D.C. Circuit Court Rules Courts Have No Power Over Gitmo Prisoners — Again
Yesterday, I wrote about the 17 Chinese Uighurs’ petition to the Supreme Court challenging the decision of the U.S. Court of Appeals for the D.C. Circuit ruling that the federal courts have no authority to release the prisoners, even if they’ve been wrongfully imprisoned for years.
Well, yesterday the same D.C. Circuit Court issued another decision that’s essentially the flip side of the same coin: the courts don’t have the power to keep the men at Gitmo, or to prevent their transfer to another country, either.
The situation arose because nine of the 17 Uighurs held at the U.S. detention facility at Guantanamo Bay, in addition to seeking habeas corpus relief that would release them, want assurances that they won’t be sent to a country that might torture them. Given that they are Muslim dissidents, that’s not an unreasonable concern. So, as with many of the Guantanamo cases, their lawyers have asked the district court to order the government to provide 30 days’ notice before transferring the detainees out of Guantanamo to another country.
For years, that wasn’t a problem. But ever since the court of appeals ruled that it doesn’t have the power to free the prisoners, the government started arguing — and the lower courts started agreeing — that maybe they don’t have the power to require notice of a transfer, either. After all, if the courts can’t control what the government does with the men, 30 days’ notice won’t accomplish anything.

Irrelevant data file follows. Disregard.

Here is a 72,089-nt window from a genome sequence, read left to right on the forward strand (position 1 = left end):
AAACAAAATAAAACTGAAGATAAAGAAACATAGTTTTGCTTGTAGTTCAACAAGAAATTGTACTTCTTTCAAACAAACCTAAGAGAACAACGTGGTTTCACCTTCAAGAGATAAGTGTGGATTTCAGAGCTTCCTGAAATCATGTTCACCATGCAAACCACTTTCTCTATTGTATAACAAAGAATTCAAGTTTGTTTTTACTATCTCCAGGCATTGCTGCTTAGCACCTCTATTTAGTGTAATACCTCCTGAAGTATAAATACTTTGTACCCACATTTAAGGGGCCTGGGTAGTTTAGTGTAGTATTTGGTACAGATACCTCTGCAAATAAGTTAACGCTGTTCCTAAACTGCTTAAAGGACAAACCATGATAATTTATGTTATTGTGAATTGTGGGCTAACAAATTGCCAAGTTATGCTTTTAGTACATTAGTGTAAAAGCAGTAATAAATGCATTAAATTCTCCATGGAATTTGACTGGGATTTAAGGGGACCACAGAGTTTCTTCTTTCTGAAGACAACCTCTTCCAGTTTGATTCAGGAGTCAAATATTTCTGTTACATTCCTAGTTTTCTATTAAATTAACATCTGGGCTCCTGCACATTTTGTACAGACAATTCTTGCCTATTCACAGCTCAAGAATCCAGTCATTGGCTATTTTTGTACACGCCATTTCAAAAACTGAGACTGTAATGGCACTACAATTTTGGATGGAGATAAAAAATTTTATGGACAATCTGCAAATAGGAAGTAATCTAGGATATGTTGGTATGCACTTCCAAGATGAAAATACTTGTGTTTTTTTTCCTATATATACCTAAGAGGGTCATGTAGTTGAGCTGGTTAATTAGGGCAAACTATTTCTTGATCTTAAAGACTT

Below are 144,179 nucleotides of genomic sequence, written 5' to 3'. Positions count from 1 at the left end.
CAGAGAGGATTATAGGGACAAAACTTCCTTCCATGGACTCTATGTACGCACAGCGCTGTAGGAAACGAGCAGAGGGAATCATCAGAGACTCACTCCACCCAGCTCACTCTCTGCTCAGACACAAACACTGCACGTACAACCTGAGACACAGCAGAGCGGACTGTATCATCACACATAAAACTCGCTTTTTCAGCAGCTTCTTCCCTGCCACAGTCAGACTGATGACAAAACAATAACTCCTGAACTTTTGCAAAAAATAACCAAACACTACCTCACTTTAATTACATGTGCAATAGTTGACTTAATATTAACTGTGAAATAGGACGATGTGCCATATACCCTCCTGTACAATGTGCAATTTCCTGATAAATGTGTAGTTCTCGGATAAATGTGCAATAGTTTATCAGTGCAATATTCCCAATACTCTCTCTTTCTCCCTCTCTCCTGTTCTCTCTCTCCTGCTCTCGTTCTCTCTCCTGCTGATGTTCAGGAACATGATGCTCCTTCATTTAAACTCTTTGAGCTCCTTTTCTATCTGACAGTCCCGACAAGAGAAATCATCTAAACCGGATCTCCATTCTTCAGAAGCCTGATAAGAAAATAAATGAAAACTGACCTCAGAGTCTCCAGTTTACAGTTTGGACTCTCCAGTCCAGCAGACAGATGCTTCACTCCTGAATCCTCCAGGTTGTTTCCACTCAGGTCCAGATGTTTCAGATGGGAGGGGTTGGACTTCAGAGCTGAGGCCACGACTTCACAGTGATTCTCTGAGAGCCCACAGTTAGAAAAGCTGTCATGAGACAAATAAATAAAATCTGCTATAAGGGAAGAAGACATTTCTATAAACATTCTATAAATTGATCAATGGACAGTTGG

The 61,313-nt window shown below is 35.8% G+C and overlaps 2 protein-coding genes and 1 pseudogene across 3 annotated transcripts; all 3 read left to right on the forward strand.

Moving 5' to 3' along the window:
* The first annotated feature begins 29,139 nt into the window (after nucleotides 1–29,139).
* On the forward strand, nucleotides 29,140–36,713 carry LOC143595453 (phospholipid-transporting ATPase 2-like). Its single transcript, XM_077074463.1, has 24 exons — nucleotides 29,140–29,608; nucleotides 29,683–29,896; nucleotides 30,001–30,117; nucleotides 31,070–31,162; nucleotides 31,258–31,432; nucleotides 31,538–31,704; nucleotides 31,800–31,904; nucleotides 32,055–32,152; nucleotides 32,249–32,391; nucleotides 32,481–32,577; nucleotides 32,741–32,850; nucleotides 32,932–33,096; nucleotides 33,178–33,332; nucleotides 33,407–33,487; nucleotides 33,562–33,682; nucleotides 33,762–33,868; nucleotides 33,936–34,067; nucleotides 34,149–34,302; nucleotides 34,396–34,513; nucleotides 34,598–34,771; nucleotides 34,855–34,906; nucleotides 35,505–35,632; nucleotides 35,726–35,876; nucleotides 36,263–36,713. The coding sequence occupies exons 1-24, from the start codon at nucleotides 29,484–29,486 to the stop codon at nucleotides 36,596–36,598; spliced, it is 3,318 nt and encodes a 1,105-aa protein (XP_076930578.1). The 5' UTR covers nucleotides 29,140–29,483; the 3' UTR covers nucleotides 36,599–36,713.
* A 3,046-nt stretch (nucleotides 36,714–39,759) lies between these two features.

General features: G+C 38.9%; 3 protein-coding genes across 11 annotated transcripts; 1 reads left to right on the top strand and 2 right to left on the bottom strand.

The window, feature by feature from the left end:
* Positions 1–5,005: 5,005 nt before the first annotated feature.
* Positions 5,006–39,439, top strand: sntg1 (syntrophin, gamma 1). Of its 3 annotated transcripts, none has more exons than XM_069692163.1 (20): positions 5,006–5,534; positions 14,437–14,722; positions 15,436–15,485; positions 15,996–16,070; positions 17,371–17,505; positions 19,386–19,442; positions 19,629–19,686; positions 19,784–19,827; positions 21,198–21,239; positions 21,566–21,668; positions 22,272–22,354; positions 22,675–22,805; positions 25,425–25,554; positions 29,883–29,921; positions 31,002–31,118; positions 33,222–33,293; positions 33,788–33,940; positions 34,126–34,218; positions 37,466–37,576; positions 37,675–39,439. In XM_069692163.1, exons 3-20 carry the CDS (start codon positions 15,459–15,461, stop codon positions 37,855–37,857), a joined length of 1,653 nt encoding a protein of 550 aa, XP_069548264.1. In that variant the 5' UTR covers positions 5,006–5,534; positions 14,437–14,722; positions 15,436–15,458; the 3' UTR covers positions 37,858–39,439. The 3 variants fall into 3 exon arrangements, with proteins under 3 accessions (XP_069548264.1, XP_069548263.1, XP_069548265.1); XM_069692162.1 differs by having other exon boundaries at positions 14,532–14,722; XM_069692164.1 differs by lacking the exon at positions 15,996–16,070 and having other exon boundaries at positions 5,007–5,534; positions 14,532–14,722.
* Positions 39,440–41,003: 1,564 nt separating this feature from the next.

Yesterday’s decision put another nail in the coffin of Gitmo prisoners’ habeas rights. Sure, the Supreme Court ruled in the case of Boumediene v. Bush that the government can’t eliminate the right of habeas corpus, but apparently that right didn’t actually mean anything.
“Ultimately, the question is whether the Supreme Court in Boumediene recognized a right that can’t be enforced,” says David Remes, a lawyer for 15 Yemeni detainees imprisoned at Guantanamo, who has won similar 30-day notice orders for some of his clients. “That can’t be what the court contemplated.”
That would make Boumediene a pretty hollow victory, Remes notes.
Although the government may promise that it’s not going to send prisoners to a country where they’ll be imprisoned again without cause (and without habeas rights) or tortured — which is, after all, against international law — the court is now saying that we’re just going to have to take the government’s word for it.
Given the previous administration’s record for respecting international law, and the fact that the Obama administration has not relinquished its right to indefinite detention of “enemy combatants” — or whatever it’s calling them now – that’s not particularly comforting.
As Judge Thomas Griffith, a Bush appointee, wrote yesterday in a powerful dissent in the D.C. Circuit case: “Critical to ensuring the accuracy of the government’s representations is an opportunity for the detainees to challenge their veracity.”
If the Supreme Court were to reverse the decision in the Kiyemba case I wrote about yesterday — in which a Court of Appeals ruled that federal courts do not have the power to order innocent Guantanamo detainees released into the United States — it would presumably change the outcome of the Uighurs’ case, too. Unfortunately, it could be many months before that would happen, and in the meantime, the executive branch appears to have complete control over the fate of the Gitmo detainees — a fact which seems contrary to the whole purpose of the writ of habeas corpus itself.